The sand looks a little yellow here. And while Cocoa Beach is known for having cocoa-color sand instead of white sand (hence the name), we can change that in the photograph by adjusting the Whites group:

SPT-Photoshop Selective Color-screens-04a

This reduces the yellow of the sand to give it a whiter look, as you can see:

SPT-Photoshop Selective Color-screens-04

But then in looking at it, maybe the green bag by our chairs is just a little too green. Maybe we want to tone that down just a little. So we switch to the Greens group:

SPT-Photoshop Selective Color-screens-05a

By moving the Yellow slider far to the left and the Magenta slider far to the right, along with some slight movement of the Cyan slider, we get a much more subdued bag color, so that the green doesn’t distract you from the rest of the photo. But you may notice below that the green colors in the umbrella were also affected. That is a possible downside to this adjustment, because it adjusts the color everywhere that the color occurs in the photo. However, if you don’t want to change an area, you can easily adjust the layer mask to exclude that portion. More on that some other time. Anyway, here is the result of this change:

SPT-Photoshop Selective Color-screens-05

But now, let’s say we want to do something really bold, and give the photo a yellow, somewhat vintage look. So let’s adjust the Neutrals group to see what we can get:

SPT-Photoshop Selective Color-screens-06a

Increasing the Yellow here gives everything a sunny yellow glow, and decreasing the Black makes the photo a bit lighter, as you can see:

SPT-Photoshop Selective Color-screens-06

And with that change, what to me was originally an interesting photo suddenly became much more striking in appearance. As you can see from the layer list at the right, the original photo is still there, and still the same as it was when we began, but this adjustment layer changes it drastically. If you want to remember what it looked like before, just click the eye icon next to the adjustment layer to turn it off and then back on.

Here is the final photo that we ended up with:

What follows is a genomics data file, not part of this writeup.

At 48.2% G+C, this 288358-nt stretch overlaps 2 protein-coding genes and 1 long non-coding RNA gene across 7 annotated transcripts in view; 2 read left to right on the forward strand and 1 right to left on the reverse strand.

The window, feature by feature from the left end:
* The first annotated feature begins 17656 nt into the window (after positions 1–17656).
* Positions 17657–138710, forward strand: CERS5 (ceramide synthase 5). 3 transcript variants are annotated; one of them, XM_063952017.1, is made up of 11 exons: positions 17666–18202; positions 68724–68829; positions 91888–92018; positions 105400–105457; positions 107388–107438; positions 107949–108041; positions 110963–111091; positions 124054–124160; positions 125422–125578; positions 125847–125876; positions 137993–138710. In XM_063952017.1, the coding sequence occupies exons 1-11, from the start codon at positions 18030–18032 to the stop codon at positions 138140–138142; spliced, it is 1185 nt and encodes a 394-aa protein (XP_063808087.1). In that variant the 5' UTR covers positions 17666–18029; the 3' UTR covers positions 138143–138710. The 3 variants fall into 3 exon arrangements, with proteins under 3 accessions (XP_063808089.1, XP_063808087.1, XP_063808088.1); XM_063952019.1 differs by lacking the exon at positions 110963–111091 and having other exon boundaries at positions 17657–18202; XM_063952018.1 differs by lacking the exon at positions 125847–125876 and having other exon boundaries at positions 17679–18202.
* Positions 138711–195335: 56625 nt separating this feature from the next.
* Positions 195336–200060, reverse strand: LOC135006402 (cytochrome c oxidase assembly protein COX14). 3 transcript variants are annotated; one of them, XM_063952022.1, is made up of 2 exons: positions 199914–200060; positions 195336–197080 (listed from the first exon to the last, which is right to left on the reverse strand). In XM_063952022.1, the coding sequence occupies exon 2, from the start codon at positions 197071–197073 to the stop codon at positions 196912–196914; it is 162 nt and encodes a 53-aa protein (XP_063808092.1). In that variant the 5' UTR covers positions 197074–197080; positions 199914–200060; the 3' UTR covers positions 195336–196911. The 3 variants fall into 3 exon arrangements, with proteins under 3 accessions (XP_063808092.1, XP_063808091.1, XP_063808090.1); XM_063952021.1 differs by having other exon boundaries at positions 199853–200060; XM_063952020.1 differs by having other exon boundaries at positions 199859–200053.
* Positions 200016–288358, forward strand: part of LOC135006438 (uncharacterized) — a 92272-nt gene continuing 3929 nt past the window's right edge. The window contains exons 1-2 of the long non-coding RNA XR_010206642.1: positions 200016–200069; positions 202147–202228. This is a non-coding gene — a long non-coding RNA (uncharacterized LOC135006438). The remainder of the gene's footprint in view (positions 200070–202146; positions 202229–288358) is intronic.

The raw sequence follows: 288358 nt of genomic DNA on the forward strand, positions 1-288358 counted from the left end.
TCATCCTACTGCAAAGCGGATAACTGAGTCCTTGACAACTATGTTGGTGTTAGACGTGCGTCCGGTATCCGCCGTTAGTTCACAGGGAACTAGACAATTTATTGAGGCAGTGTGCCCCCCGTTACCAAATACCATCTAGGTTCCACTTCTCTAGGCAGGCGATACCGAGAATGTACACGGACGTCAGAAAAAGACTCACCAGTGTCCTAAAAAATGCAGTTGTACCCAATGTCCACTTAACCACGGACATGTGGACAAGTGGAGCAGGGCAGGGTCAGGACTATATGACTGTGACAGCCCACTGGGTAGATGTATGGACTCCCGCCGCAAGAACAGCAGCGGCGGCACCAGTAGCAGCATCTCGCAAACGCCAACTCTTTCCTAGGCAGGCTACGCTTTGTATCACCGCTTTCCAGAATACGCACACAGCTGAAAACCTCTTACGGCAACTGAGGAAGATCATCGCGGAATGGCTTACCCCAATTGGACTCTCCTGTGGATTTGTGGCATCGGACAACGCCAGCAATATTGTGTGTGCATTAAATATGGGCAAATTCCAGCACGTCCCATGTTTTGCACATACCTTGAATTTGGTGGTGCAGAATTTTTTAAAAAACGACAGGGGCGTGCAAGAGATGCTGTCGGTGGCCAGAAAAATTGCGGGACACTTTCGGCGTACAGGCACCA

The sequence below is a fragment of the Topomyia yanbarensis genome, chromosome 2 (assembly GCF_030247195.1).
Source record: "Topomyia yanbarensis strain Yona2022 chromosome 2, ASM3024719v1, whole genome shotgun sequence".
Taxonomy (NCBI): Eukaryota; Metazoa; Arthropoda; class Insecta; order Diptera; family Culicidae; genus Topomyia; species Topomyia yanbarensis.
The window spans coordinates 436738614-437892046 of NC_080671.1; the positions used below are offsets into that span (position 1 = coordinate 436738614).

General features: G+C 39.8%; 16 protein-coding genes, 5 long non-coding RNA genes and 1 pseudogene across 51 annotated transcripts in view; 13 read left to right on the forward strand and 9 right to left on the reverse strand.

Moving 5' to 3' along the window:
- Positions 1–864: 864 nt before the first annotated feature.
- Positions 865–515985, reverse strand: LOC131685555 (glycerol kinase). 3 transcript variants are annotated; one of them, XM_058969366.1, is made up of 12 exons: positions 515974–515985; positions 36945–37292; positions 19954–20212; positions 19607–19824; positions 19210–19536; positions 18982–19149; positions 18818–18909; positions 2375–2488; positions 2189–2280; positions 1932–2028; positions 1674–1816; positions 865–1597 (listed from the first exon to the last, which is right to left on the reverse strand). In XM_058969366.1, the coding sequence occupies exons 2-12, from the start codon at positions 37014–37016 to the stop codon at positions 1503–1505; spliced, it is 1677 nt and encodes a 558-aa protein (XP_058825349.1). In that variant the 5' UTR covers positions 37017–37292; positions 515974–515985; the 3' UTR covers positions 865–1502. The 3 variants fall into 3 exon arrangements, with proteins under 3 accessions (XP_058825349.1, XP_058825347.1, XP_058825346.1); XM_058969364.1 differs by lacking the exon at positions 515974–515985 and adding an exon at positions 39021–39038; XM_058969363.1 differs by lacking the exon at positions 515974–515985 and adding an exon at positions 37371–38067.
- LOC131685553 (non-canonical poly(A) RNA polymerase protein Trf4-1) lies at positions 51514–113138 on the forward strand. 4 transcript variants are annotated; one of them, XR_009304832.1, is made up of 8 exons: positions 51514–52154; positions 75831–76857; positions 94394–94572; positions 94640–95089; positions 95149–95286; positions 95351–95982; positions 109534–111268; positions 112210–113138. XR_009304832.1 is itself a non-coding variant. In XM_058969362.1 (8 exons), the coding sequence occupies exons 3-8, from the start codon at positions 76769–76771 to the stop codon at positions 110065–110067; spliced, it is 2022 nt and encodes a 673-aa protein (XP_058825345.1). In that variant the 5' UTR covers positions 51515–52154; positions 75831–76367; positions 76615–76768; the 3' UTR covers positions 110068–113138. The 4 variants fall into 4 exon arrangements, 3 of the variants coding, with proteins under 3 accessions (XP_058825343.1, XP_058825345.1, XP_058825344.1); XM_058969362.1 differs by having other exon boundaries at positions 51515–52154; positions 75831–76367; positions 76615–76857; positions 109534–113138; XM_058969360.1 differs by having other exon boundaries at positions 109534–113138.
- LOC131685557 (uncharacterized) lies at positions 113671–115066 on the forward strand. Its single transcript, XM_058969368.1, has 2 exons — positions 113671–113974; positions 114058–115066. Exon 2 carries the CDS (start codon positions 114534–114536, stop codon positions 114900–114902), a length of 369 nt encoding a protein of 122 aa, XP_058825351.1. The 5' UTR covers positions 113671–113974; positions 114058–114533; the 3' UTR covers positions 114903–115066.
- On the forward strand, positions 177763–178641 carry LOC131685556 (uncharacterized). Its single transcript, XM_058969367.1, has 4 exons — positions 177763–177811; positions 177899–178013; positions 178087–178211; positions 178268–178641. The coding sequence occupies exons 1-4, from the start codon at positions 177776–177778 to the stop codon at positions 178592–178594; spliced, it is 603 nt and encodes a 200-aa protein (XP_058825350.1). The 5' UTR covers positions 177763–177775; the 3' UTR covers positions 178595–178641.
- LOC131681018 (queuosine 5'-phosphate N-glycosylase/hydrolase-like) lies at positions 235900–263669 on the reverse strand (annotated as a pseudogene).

SPT-Photoshop Selective Color-1200

Next up, here is an animation of the progression, showing some of the minor changes a little better:


And just for fun, here is a half and half, before and after comparison:

SPT-Photoshop Selective Color-before after-1200

As you can see, the final result is a pretty significant change, and to me it is much more pleasing to look at. In hindsight, however, we could have skipped the step to make the sand look more white, since everything ended up with a yellow cast, but that’s okay.

Also for me many of these adjustments are just trying things to see what works and what I like. While I sometimes have a specific look in mind, at other times I just start experimenting to see what happens when I move the different sliders.

I actually haven’t been using the Selective Color adjustment layer in Photoshop for all that long, because for quite a while I didn’t know what all it could do. But now I tweak just about every photo I process, whether it is something minor or a major change to the entire photo. Hopefully, sharing what I know will help you to use this handy tool to make your photos even better, too.

Watch for more from Steve’s Photography Tips coming soon!

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Burnsland is Steve Burns, with generous help from his lovely wife Laura. Steve is a husband, father, photographer, webmaster, writer, podcaster, artist, Christian. Steve enjoys sharing his photography, art, and stories through, from the Burnsland World Headquarters in Tennessee.